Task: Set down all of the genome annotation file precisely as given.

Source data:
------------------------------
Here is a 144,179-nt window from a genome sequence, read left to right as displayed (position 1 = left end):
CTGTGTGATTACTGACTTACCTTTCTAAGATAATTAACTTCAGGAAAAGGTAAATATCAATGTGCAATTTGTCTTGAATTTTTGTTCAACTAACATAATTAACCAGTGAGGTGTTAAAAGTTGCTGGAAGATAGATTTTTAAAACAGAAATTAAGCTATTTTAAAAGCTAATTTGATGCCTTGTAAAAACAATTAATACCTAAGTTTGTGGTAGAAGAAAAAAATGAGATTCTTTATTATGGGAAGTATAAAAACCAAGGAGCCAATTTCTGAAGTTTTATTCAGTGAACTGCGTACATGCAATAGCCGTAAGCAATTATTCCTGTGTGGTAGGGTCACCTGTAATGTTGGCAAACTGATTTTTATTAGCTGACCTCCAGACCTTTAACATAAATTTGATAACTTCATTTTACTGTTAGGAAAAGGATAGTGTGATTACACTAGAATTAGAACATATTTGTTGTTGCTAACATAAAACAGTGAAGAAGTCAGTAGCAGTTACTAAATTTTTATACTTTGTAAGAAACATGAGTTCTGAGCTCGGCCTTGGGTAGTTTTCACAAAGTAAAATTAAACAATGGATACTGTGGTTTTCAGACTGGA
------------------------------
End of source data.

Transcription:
Here is a 144,179-nt window from a genome sequence, read left to right as displayed (position 1 = left end):
CTGTGTGATTACTGACTTACCTTTCTAAGATAATTAACTTCAGGAAAAGGTAAATATCAATGTGCAATTTGTCTTGAATTTTTGTTCAACTAACATAATTAACCAGTGAGGTGTTAAAAGTTGCTGGAAGATAGATTTTTAAAACAGAAATTAAGCTATTTTAAAAGCTAATTTGATGCCTTGTAAAAACAATTAATACCTAAGTTTGTGGTAGAAGAAAAAAATGAGATTCTTTATTATGGGAAGTATAAAAACCAAGGAGCCAATTTCTGAAGTTTTATTCAGTGAACTGCGTACATGCAATAGCCGTAAGCAATTATTCCTGTGTGGTAGGGTCACCTGTAATGTTGGCAAACTGATTTTTATTAGCTGACCTCCAGACCTTTAACATAAATTTGATAACTTCATTTTACTGTTAGGAAAAGGATAGTGTGATTACACTAGAATTAGAACATATTTGTTGTTGCTAACATAAAACAGTGAAGAAGTCAGTAGCAGTTACTAAATTTTTATACTTTGTAAGAAACATGAGTTCTGAGCTCGGCCTTGGGTAGTTTTCACAAAGTAAAATTAAACAATGGATACTGTGGTTTTCAGACTGGA